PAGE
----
Tuesday Jan 19 2010
Mayor 'fearful' for city finances
By: Don Chaddock, Telegraph Managing Editor
Starsky cites state’s raiding of city’s funds as his main concern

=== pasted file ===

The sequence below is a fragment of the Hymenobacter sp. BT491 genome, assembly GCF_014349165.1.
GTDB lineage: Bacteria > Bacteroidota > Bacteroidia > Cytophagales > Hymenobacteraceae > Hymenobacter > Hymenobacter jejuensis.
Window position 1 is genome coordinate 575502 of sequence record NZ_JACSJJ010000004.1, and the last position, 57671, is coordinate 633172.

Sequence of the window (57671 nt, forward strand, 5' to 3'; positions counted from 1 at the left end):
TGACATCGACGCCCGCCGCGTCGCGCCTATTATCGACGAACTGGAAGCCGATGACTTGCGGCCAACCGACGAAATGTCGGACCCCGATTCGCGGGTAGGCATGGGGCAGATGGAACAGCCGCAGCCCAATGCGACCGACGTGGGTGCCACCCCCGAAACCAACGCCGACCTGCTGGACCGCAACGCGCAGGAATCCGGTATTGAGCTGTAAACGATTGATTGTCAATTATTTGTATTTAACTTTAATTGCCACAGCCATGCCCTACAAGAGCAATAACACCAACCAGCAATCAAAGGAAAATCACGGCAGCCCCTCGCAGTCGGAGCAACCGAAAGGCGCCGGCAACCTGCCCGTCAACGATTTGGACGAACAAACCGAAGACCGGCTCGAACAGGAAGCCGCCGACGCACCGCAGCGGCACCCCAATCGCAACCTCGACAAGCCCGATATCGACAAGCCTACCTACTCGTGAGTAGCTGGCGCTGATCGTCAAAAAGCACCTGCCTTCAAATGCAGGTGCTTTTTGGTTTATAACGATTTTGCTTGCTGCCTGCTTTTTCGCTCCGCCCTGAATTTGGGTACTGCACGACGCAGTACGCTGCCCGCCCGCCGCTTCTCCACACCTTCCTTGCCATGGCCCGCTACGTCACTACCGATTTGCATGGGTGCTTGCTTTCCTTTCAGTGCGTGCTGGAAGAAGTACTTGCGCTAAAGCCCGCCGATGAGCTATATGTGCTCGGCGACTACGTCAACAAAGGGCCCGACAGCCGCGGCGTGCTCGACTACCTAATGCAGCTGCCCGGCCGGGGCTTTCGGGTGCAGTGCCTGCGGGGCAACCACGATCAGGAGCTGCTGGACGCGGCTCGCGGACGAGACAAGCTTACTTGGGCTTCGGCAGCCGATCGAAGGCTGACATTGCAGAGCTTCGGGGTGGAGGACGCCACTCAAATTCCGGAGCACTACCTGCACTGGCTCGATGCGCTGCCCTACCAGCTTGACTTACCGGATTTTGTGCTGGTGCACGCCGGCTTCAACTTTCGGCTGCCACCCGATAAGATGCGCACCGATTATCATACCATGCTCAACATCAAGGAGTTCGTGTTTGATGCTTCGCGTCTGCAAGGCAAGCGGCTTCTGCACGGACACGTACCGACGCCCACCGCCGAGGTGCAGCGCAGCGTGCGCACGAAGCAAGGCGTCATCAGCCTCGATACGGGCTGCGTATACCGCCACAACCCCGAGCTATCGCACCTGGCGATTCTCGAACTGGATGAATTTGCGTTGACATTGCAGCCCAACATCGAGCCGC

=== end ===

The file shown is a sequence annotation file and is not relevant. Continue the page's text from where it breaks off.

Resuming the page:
In a recent speech, Folsom Mayor Jeff Starsky said the state of the city is “sound” but he fears for the future of the city due to the state’s budget mess. “I’m glad 2009 is over,” Starsky said. “I’m hoping 2010 is going to be better, but I don’t think it will be for public (agencies).” He said the state’s penchant for raiding local coffers during budget shortfalls has him worried. “I’m actually fearful for what’s going to happen to the city’s finances (for) one reason, the state,” he said. “That system is a mess.” He said the problem comes from the state legislators’ inability to comprehend the needs of businesses. “On the city council, we understand what it means to sign the front of the check, as the governor said when he first took office,” Starsky said. The good news, according to Starsky, is the city’s unemployment rate is very low, compared to other areas. “Folsom’s unemployment rate is 5.7 percent,” he said. “The city has fared very well. In Rancho Cordova it is 14.2 percent and in Roseville it’s 11.9.” He said property tax receipts rose between October 2008 and November 2009 when many other cities saw declines. “The finance department tells us it’s going to hold steady,” he said. “Median home prices in Folsom have fallen the least compared to other cities.” Starsky said while some businesses have closed, many others are opening. “We’ve had some great openings,” he said. “We had the Palladio 16 Cinema open. The Palladio shopping center will be opening in phases. Numonyx opened. Mercy Hospital expanded. We secured Cal-ISO and they are building (their new headquarters).” What does the future hold? “You have two options from a business perspective and that’s cut (expenses) or grow yourself out,” he said. “We need to grow ourselves out (of this) by supporting small businesses.” He said Hampton Inn’s earlier-than-planned opening was due in part to the city. “We gave Hampton Inn a deferral on fees to get them to open earlier,” he said. “We have to ensure that this city continues to grow economically (with businesses). If (businesses) make money, (the city) makes money and we can provide services.” He said that with the Historic Business District revitalization efforts in full swing, their next target for improvement is the Central Business District. “With Palladio opening and the power center on the east side, it has the potential to crush this district,” he said. He said the city’s public safety and amenities are important components. “Folsom is the safest city in the county with the lowest crime rates,” Starsky said. “Public safety is critical.” He said the public trail system is also crucial to Folsom. “Our parks and trail systems … are a critical part of the charm of our city.” Ken Dickson questioned Starsky’s growth plan. “How does the city grow and stabilize?” Dickson asked. “We used to be a city of 10,000 and now we’re 60,000. When does it stop?” Starsky said growth is important. “My goal is to recession-proof this city,” Starsky said. “Major employment is the key. We’re too dependent on sales tax revenue.” He said the city should rely more on property tax revenue from major businesses such as those like Intel.